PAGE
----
When founders are asked what it takes to succeed at a startup, many provide this well-worn answer: ”learn to be comfortable with ambiguity”—an equally frustrating and ambiguous response.
At a recent event in New York (“Start @ a startup“) co-hosted by Sequoia Capital and Business Today, a handful of VCs and startup founders got clearer on what it takes to succeed in that environment. The first rule: figure out what the CEO cares about most, and work on that.
“If you ask a lot of CEOs and founders, they’re constantly trying to figure out how to take the company to the next level, worrying about the things that can go wrong,” said Mike Vernal, who reported directly to Mark Zuckerberg for nearly a decade as a VP of engineering and product at Facebook before leaving to join Sequoia as an investor a few months ago. “The more you can put yourself in the mindset of the CEO or founder—what’s most important to her, or what is the thing she’s the most worried about? Solve the thing that she cares about most. A lot of what I did was understand both those things and prioritize based on that.”
One of Vernal’s partners at Sequoia, Bryan Schreier, expanded on that point. “Get yourself into this mindset of problem solving,” he told Quartz during a break between the sessions at the event, which focused on recruiting East Coast college students to join Sequoia’s portfolio of companies. “What’s not helpful at a startup is raising a bunch of issues and spotting a bunch of problems unless you bring them forward with solutions. Better yet, [bring them forward] having solved those problems already. A startup employee going to the founder and saying, ‘Hey, I saw those five things and I fixed them,’ is such a powerful way to show what you can do and earn trust.”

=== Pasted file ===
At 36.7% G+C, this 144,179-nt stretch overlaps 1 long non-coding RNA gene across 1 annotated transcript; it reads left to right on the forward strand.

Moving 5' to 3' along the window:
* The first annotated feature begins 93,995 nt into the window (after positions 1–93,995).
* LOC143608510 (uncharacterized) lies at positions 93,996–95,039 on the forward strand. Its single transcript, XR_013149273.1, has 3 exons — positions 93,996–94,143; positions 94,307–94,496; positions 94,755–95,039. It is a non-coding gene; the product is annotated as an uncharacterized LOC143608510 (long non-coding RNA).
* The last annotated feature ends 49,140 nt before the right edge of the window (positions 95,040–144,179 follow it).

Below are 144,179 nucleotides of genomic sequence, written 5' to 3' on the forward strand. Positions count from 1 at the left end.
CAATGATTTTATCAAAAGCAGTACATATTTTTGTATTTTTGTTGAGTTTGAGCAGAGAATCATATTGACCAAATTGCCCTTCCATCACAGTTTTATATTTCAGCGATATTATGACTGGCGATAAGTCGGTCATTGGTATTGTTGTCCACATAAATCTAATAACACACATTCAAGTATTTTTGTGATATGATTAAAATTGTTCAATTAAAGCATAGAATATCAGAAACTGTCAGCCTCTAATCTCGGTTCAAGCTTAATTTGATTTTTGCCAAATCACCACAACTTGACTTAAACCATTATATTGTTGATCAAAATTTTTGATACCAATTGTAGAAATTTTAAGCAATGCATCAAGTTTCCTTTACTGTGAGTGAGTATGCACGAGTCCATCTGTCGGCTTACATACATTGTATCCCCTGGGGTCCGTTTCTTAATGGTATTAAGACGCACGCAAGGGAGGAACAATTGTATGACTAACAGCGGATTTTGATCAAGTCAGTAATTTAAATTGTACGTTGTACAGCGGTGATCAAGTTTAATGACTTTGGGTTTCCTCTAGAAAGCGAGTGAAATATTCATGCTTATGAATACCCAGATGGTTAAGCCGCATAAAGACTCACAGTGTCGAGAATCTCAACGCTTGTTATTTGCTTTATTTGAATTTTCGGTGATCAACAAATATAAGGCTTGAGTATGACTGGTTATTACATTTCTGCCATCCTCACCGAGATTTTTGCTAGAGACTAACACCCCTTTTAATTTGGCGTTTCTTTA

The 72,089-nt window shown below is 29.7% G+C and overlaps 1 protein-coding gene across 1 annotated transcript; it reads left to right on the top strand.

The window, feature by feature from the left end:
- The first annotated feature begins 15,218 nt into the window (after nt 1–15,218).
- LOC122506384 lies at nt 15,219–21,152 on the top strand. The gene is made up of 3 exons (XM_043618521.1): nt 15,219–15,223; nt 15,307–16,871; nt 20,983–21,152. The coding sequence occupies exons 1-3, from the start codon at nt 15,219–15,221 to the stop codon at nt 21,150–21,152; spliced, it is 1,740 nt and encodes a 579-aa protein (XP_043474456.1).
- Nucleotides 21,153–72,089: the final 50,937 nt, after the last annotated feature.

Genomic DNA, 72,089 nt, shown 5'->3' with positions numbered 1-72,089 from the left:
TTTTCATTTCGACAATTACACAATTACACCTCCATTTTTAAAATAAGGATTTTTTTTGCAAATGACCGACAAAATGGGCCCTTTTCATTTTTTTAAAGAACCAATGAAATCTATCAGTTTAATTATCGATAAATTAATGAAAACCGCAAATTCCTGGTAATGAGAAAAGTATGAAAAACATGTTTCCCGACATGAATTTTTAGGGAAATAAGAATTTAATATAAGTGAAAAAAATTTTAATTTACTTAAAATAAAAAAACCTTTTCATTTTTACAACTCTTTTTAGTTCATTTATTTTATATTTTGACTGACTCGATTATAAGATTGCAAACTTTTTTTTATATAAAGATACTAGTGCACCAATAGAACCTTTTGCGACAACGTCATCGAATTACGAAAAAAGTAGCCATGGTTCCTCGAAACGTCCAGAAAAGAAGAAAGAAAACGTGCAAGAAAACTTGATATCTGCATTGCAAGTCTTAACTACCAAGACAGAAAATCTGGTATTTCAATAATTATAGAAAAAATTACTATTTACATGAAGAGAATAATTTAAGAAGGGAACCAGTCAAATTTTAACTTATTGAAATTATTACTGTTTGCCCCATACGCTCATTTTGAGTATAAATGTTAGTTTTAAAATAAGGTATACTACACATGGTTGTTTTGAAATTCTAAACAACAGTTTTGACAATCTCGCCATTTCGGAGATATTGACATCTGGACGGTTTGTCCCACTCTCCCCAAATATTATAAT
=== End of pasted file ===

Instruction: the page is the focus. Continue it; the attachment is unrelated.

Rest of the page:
Startups are constantly tackling problems, big and small—determining product-market fit, developing traction and early adopters, hiring the right talent, raising money (and figuring out how to spend that money)—but the key is figuring out which ones matter most to the company’s leaders at any given point in time. Advancing the right growth metrics or connecting the company to a superstar engineer, or a promising venture capitalist, could be well more valuable than working solely on product copy.
Before joining Sequoia in 2008, Schreier solved problems for Sheryl Sandberg at Google. He briefly worked for a venture firm, Technology Crossover Ventures, a few years out of college, but quickly realized that he didn’t yet have the expertise to advise startups without having been in the trenches himself. During a pitch meeting with Sandberg in 2002, when Google was still a private company, she invited him to leave his VC job and come work for her. Sandberg recounted the meeting in her book, Lean In:
“When I first met Bryan Schreier, he had never worked for a tech company or traveled abroad, but he displayed unusually strong leadership and analytical skills. I hired him to help build Google’s global operations, and he exceeded every expectation. Years later, when he wanted to pursue a new career as an investor, I introduced him to his current partners at Sequoia Capital. He is now a highly successful early stage venture capitalist.”
Dealing with ambiguity at a startup is par for the course, but the benefits of solving the problems that matter most eventually become very clear—though it’s often years down the road before they do.